-          Always return actionable information to identify and diagnose failures and better understand the design

Real Intent products enable early verification for key failure modes. Its Ascent family finds bugs in control-dominated logic without the need for assertions or testbenches. It performs sequential formal analysis to identify deep bugs requiring many clock cycles to manifest as symptoms. MeridianCDC finds bugs in clock and domain crossing implementations. MeridianDFT does testability analysis and finds bugs in the implementation of DFT structures. Finally, PureTime finds bugs related to improper timing constraints. The adoption of these early verification tools is essential today for designing working chips in an acceptable amount of time.


You Got Questions, We Got Answers

Monday, June 14th, 2010

Have you ever worried about:

  • Missing real bugs in a 10,000-line verification report?
  • Whether your design will function as intended?
  • Why there are RTL and netlist simulation mismatches?
  • When you can sign-off on clock domain crossing verification?
  • Whether your RTL has enough test coverage?
  • If you design constraints are correct?

DAC is an excellent time to connect with EDA vendors to get our concerns and questions answered!

Our team at Real Intent has worked very hard to create a comfortable space at DAC (booth 722) where you can come and meet with true technologists and attend Expert Corner Lectures to learn about the latest technology innovation in X-prop and CDC verification.

Real Intent’s automatic formal verification solutions are known for its solid analysis engines, superior performance and low noise report.  Seeing is believing, come and check out our product demos showcasing our latest technologies at DAC. You will also walk away with some real cool gadgets!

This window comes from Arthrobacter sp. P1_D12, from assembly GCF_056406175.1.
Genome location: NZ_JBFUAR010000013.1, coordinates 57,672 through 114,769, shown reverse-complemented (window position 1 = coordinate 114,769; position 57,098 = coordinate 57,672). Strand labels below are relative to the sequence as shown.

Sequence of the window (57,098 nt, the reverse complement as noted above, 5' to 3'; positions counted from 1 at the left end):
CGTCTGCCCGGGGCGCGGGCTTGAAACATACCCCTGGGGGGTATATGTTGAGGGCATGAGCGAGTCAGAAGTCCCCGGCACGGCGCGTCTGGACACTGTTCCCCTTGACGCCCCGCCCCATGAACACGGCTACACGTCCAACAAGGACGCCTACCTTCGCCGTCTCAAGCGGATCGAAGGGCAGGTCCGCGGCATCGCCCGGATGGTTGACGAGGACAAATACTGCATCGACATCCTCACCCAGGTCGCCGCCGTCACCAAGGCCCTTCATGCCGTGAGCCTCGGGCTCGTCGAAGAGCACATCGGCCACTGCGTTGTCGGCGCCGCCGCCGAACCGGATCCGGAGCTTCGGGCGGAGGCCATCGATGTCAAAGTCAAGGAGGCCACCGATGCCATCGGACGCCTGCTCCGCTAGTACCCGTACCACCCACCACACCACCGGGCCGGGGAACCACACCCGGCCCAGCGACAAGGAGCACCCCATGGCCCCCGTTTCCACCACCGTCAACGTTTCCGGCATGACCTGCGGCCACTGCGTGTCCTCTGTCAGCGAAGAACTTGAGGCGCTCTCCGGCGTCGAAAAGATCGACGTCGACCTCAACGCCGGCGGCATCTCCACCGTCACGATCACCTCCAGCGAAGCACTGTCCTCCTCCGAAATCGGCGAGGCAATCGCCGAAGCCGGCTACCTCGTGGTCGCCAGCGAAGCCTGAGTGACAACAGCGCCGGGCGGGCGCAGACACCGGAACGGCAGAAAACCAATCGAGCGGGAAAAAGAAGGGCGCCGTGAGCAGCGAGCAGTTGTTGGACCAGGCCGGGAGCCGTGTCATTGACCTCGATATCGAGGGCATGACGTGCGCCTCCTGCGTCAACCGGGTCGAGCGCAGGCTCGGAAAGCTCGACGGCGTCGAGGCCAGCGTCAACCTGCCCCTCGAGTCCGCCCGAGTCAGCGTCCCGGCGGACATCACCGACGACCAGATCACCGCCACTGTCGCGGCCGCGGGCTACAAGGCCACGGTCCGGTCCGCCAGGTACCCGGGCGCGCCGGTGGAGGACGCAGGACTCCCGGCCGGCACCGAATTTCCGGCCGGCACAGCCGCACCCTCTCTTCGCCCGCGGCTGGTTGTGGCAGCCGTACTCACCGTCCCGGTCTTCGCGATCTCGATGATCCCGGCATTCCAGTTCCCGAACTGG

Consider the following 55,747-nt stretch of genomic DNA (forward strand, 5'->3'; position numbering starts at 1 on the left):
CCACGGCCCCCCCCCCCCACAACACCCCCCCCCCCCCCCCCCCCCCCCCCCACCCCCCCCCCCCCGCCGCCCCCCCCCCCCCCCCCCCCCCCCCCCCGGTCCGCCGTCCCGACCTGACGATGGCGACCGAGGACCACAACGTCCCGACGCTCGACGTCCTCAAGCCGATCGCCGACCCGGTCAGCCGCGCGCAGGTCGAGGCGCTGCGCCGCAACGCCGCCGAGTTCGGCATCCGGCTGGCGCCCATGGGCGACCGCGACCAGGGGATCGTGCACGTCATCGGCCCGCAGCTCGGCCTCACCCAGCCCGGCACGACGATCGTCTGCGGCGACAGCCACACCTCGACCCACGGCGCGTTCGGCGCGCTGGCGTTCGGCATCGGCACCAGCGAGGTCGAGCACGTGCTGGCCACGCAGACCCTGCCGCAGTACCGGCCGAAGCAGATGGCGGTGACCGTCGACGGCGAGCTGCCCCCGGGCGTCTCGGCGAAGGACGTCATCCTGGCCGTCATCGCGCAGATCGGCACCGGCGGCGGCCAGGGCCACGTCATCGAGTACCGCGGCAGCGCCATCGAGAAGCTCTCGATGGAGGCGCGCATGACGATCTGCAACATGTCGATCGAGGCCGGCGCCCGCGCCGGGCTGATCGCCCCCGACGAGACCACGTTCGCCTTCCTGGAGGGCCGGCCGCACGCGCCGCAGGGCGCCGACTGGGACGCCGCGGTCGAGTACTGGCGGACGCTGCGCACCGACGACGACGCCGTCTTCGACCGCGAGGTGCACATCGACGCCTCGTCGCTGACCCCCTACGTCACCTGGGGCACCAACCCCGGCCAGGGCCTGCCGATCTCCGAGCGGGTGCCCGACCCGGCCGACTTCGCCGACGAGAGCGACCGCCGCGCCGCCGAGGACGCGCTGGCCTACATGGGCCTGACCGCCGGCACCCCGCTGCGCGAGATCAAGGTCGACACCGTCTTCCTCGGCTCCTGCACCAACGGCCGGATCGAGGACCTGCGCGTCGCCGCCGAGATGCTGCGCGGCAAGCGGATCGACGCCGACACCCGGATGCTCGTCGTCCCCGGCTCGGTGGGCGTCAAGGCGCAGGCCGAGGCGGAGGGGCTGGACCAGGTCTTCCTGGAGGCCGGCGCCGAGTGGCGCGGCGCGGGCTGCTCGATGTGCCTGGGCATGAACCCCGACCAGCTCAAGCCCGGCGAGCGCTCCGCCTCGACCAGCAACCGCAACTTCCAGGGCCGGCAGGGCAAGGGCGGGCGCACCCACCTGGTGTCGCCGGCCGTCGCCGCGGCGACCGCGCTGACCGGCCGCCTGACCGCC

See you at DAC!

Expert Corner Lectures
Monday June 14 & Tuesday June 15, 2010, 4pm – 5pm
Real Intent booth # 722
Topic: “Efficient and Practical Prevention of X-Related Bugs

Abstract: It is painful and time consuming to identify X sources and chase their propagation between RTL and Gate representations. Such “X-Prop” issues often lead to a dangerous masking of real bugs. No clear solution has existed thus far to address this problem effectively. This lecture explains the common sources of X’s and shows how they can cause functional bugs. It then discusses the challenges that Real Intent has overcome in developing an efficient solution to assist designers in catching bugs caused by X propagation and ensuring X-robust designs.

Monday June 14 & Tuesday June 15, 2010, 5pm – 6pm
Real Intent booth # 722
Topic: “Achieve 100% CDC Signoff with Advanced CDC Verification

Abstract: Today’s SOCs have a multitude of components working with different clock-domains running at varying speeds. You have done CDC verification on your blocks, but how will you know you are done? This lecture highlights the advanced technologies that Real Intent has developed to help achieve 100% CDC Sign-off.

To register for both lectures, please visit

CST Webinar Series
Verific: SystemVerilog & VHDL Parsers
TrueCircuits: UltraPLL

Internet Business Systems © 2016 Internet Business Systems, Inc.
595 Millich Dr., Suite 216, Campbell, CA 95008
+1 (408)-337-6870 — Contact Us, or visit our other sites:
TechJobsCafe - Technical Jobs and Resumes EDACafe - Electronic Design Automation GISCafe - Geographical Information Services  MCADCafe - Mechanical Design and Engineering ShareCG - Share Computer Graphic (CG) Animation, 3D Art and 3D Models
  Privacy Policy